Robert Leonard Turner Jr. of Shreveport established the nursing scholarship in memory of his late wife with preference given to a student from Buckeye High School, then open to any student from central Louisiana. The recipient of the one-year award must maintain a 3.0 grade point average.
Mrs. Turner, 72, passed away Feb. 21 at Overton Brooks V.A. Medical Center after a lengthy illness. She was a native of Libuse and resident of Shreveport since 1971. She was retired from the U.S. Air Force Reserves with the rank of major.
Turner was a member of the Critical Care Nurses Association and served on several professional boards. She was passionate about the field of nursing and maintained a positive attitude during her final illness, her husband said.
From 1961-64, Turner attended the Mather School of Nursing in New Orleans where she earned a baccalaureate degree before she joined the Air Force and was stationed in San Antonio.
Turner served on active duty with the Air Force for two years before becoming a reservist and working as a flight nurse out of Barksdale Air Force Base. During that time, she earned her bachelor’s (1969) and master’s (1975) degrees in nursing at Northwestern State’s Shreveport nursing campus. Later, during the 26 years she served as Overton Brooks V.A. Medical Center, she also completed nurse practitioner requirements through the V.A.
Robert Turner said offering the scholarship to a first year student was important to his late wife because the first year “can be a make or break year.” Turner’s sister, Inez Brown, agreed.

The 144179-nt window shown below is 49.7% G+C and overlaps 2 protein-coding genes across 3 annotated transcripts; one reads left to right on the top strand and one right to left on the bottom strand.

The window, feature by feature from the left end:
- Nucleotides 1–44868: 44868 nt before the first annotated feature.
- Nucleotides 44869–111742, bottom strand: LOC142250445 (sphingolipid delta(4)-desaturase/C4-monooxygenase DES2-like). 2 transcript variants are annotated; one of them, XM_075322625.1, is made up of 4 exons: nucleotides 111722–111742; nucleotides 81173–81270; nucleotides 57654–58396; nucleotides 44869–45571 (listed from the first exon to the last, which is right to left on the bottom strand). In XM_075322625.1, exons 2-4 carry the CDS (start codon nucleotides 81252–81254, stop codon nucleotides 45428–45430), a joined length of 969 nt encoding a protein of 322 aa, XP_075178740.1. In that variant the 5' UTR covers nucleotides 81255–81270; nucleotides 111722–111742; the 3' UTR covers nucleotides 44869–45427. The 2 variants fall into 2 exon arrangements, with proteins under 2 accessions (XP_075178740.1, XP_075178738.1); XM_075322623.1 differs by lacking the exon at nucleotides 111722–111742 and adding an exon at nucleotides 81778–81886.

“During her first year of school, she had a hard time, being away from home,” Brown said. “She believed the first year was a critical year for a students and if they got a good start they would stay with it.” Brown described her sister as a dedicated nurse and a strong-willed person, which helped her overcome obstacles.
“Many of those who worked with her in ICU at the V.A. and those she helped train came to us during her illness and said how much she helped them, in her teaching, in her deportment and in the compassion she had for patients,” Brown said. “She had taken many of those young ones under her wing. We heard so many things about her. She helped a lot of people along the way. She was a very giving person.”
For more information on contributing to the Dorothy Prestridge Turner Scholarship, contact the NSU Foundation at (318) 357-4414. For information on NSU’s College of Nursing and Allied Health visit nursing.nsula.edu.